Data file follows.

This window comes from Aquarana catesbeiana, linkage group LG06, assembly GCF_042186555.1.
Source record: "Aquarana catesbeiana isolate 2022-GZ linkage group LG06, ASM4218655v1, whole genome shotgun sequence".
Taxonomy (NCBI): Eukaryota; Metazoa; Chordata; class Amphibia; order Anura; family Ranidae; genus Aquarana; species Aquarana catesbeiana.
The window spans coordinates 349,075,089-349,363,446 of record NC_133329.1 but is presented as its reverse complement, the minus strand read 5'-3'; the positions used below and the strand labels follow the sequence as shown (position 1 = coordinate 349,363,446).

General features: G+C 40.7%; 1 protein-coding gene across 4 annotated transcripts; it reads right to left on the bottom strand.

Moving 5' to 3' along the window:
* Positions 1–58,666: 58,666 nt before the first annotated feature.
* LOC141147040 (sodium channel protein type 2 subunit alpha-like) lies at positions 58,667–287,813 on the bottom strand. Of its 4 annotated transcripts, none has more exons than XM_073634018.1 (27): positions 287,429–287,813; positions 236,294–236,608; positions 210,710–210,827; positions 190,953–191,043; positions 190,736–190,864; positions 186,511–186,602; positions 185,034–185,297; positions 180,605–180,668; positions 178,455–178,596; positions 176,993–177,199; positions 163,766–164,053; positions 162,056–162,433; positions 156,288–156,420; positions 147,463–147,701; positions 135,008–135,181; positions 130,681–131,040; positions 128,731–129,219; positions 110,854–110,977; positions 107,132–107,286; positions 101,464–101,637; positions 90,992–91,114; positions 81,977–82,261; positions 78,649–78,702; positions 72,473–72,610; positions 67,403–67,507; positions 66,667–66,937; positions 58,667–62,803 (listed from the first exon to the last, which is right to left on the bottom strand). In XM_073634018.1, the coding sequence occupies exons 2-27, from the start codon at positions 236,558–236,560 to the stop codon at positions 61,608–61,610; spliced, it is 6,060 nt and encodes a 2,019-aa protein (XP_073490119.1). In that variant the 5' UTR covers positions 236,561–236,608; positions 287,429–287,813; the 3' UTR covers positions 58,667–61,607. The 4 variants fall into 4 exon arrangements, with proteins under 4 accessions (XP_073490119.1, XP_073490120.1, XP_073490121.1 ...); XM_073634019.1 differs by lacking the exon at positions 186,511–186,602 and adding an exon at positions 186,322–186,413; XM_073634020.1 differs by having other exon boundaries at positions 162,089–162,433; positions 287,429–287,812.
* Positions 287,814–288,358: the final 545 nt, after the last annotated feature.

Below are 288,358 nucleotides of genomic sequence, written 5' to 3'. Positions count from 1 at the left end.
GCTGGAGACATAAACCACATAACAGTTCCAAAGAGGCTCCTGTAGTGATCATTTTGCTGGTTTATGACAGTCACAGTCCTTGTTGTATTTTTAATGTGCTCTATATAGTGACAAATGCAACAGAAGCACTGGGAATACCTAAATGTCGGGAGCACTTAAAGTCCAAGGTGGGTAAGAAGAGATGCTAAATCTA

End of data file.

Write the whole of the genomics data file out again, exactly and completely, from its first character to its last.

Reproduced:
This window comes from Aquarana catesbeiana, linkage group LG06, assembly GCF_042186555.1.
Source record: "Aquarana catesbeiana isolate 2022-GZ linkage group LG06, ASM4218655v1, whole genome shotgun sequence".
Taxonomy (NCBI): Eukaryota; Metazoa; Chordata; class Amphibia; order Anura; family Ranidae; genus Aquarana; species Aquarana catesbeiana.
The window spans coordinates 349,075,089-349,363,446 of record NC_133329.1 but is presented as its reverse complement, the minus strand read 5'-3'; the positions used below and the strand labels follow the sequence as shown (position 1 = coordinate 349,363,446).

General features: G+C 40.7%; 1 protein-coding gene across 4 annotated transcripts; it reads right to left on the bottom strand.

Moving 5' to 3' along the window:
* Positions 1–58,666: 58,666 nt before the first annotated feature.
* LOC141147040 (sodium channel protein type 2 subunit alpha-like) lies at positions 58,667–287,813 on the bottom strand. Of its 4 annotated transcripts, none has more exons than XM_073634018.1 (27): positions 287,429–287,813; positions 236,294–236,608; positions 210,710–210,827; positions 190,953–191,043; positions 190,736–190,864; positions 186,511–186,602; positions 185,034–185,297; positions 180,605–180,668; positions 178,455–178,596; positions 176,993–177,199; positions 163,766–164,053; positions 162,056–162,433; positions 156,288–156,420; positions 147,463–147,701; positions 135,008–135,181; positions 130,681–131,040; positions 128,731–129,219; positions 110,854–110,977; positions 107,132–107,286; positions 101,464–101,637; positions 90,992–91,114; positions 81,977–82,261; positions 78,649–78,702; positions 72,473–72,610; positions 67,403–67,507; positions 66,667–66,937; positions 58,667–62,803 (listed from the first exon to the last, which is right to left on the bottom strand). In XM_073634018.1, the coding sequence occupies exons 2-27, from the start codon at positions 236,558–236,560 to the stop codon at positions 61,608–61,610; spliced, it is 6,060 nt and encodes a 2,019-aa protein (XP_073490119.1). In that variant the 5' UTR covers positions 236,561–236,608; positions 287,429–287,813; the 3' UTR covers positions 58,667–61,607. The 4 variants fall into 4 exon arrangements, with proteins under 4 accessions (XP_073490119.1, XP_073490120.1, XP_073490121.1 ...); XM_073634019.1 differs by lacking the exon at positions 186,511–186,602 and adding an exon at positions 186,322–186,413; XM_073634020.1 differs by having other exon boundaries at positions 162,089–162,433; positions 287,429–287,812.
* Positions 287,814–288,358: the final 545 nt, after the last annotated feature.

Below are 288,358 nucleotides of genomic sequence, written 5' to 3'. Positions count from 1 at the left end.
GCTGGAGACATAAACCACATAACAGTTCCAAAGAGGCTCCTGTAGTGATCATTTTGCTGGTTTATGACAGTCACAGTCCTTGTTGTATTTTTAATGTGCTCTATATAGTGACAAATGCAACAGAAGCACTGGGAATACCTAAATGTCGGGAGCACTTAAAGTCCAAGGTGGGTAAGAAGAGATGCTAAATCTA